Showing posts from May, 2010

Stump Art

After three days working in the garden, I quit.  Or, should I say, my back quit.Every cough, hiccough, sneeze, brings a wince.  Enough is enough. The plants are in, and all I have to do is mulch when I feel better.

I am now ready to start cleaning up the studio in preparation for a summer of art. The piles have to be gone through, and I am being really hard on myself in regards to getting rid of things I have not used in several years.  I will sell my surplus on Etsy, or give it away to people who will make better use of it.

As I was cleaning, I thought about the stump in the front of my house that has not yet been removed by some strong young man whose rippling muscles will vanquish it in one feel swoop.  So far I have not yet found one, but I know he exists and it is only a matter of time before he shows up.

In the meantime, I decided to make it a little piece of art out of the very thing that annoys me.  After nailing them to the stump I photographed my micro world and it took on …

Flowers in my Bed

It is still the season where my art is my garden.

I am feeding my soul as well as my body, and this time of year I am getting the beds sown and mulched.  From June on I reap the joys from the beauty of the flowers and the fruits of the vine.  Like Monet, I do not have to go far to find my inspiration.

Tonight's photos are of some of the flowers.  A hybrid columbine.  An iris from Karen's house.  The end color of the blue hydrangea that I got on sale at Davenports.  The white tea rose bush that I bought Larry for our "soft anniversary". 

Each week the landscape changes and I fill my vase with a new bouquet of flowers. This week I have an abundance ( if you want any, let me know) of wild Japanese irises, the dark purple kind, of white and pink columbine (can get you seeds soon), lily of the valley (I have extra pips!!)  and ferns. Pansies are in pots and in boxes, scattered around the house.

For the first time in a year after my illness, my body is happy as it is ful…

Digging in the Dirt

Today was a great day --- FIELD TRIP!!

25 students and 5 teachers armed with picks, chisels, hammers, goggles, and gloves headed into some rock walls that contained Herkimer diamonds and trilobite and other fossils.  The rain held out, and the temps stayed cool for a few hours of searching, exploring, and enjoying nature.

I find that the best learning comes from hands-on  outdoor exploration with kids.  It forces them to slow down and look, ask questions, discover, and enjoy the world they live in.  For the most part, they were focused and excited, and some became experts on looking for vugs in the dolostone.

A few of the girls and I headed to a huge area that contained many rocks with fossils. We climbed up and down huge boulders,  looking at the fossils from millions of years ago.  We also found the skeletal remains of things that I did not recognize but took back with me anyway.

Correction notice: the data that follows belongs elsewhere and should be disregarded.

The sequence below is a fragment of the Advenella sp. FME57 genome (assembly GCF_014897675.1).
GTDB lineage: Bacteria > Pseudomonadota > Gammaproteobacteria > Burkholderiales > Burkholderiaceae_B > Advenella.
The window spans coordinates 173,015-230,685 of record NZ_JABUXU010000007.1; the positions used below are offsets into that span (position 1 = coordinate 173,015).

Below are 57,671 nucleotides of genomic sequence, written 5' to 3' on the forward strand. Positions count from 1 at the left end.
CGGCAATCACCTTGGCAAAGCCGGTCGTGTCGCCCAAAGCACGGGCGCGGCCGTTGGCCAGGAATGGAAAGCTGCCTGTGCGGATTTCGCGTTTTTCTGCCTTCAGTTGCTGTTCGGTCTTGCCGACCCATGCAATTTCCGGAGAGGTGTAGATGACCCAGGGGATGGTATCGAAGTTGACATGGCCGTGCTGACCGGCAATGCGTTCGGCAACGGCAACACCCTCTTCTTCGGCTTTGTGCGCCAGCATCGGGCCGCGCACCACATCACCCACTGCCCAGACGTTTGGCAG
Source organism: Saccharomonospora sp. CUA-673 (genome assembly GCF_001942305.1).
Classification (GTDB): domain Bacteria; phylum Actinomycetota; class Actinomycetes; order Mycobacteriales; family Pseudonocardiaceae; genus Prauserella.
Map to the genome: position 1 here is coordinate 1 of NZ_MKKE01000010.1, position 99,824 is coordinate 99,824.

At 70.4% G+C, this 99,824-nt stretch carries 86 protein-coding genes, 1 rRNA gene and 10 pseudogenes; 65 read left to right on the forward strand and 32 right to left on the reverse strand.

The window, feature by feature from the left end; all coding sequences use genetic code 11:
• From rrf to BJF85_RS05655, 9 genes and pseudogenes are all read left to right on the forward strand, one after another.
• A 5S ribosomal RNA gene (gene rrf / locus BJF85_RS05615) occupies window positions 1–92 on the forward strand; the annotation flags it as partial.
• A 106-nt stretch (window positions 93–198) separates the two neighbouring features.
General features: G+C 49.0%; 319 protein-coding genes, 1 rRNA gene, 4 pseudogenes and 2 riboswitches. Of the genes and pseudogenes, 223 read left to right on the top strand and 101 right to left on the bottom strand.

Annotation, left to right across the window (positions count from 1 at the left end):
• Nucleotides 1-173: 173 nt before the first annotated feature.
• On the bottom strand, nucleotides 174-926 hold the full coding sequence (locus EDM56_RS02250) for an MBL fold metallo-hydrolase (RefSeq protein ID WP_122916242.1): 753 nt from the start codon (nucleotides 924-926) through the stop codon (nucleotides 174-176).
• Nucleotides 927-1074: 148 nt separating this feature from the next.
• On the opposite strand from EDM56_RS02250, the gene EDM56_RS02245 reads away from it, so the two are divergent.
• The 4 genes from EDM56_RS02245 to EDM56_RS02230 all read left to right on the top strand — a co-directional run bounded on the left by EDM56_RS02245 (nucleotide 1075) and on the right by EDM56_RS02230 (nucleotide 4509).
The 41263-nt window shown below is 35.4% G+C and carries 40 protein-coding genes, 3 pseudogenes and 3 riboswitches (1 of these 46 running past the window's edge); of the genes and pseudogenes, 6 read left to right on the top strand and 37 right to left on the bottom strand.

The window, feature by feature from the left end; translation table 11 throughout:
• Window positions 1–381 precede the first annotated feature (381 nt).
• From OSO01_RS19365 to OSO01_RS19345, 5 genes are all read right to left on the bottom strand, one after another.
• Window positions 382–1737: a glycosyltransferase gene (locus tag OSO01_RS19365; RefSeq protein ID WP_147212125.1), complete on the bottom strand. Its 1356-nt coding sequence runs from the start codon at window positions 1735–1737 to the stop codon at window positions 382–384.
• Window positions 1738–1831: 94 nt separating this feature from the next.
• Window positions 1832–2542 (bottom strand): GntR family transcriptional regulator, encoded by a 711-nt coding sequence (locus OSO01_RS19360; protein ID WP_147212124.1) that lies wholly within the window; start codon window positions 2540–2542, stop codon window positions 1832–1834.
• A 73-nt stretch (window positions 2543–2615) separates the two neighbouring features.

At the end after lunch, we got a tour of the cement factory, complete with nerdy protective eye wear and…

Musings in the Rain

My gardening work has come to a halt with the cold and the rain, so over the weekend I started a few peat pot trays indoors to satisfy my spring drive to plant and nuture. 

After a long day of work, I came home and checked on my babies.  The zinnias and beans were popping their sleepy heads out of the soft peat.  The others were still barely stirring in their seed coats.

Watching seedlings grow takes me back to the magic of childhood, when in third grade I did an experiment growing a beans in a variety of conditions.  I made a chart and wrote a paper on it, and won third prize in the school science fair.  I remember being shocked, but also sad, as my parents did not take me to the fair.  I wanted to be recognized for what I thought was ingenious work.  Instead, I got the project back with the prize tag hanging off it. 

Perhaps it was that early success that cultured my love for science. In high school I took AP science - Physiology and Microbiology.  I was in an after school group th…

I was...

I was a late bloomer. A very late bloomer. But oh what a flower.

I've Been...

I've been working.
mushroom hunting
attending openings
submitting to art shows
visiting with friends A LOT (I am getting tired from too many busy nights and not enough sleep)

not writing. not art.

But I am percolating stories to tell and I suspect some more art will be springing forth soon.

Stay tuned.

Photos of morels found on Sunday's very hot and humid hike in the woods. I escaped from the poison ivy, stinging nettle, bugs this time around. And I bagged some shrooms, and really enjoyed the three plus hours of observing nature in detail in the woods. 

It was tough however, hiking in 90 degree weather in long sleeves and jeans/high socks and boots while having hot flashes.  Needless to say, I showered a few times that day.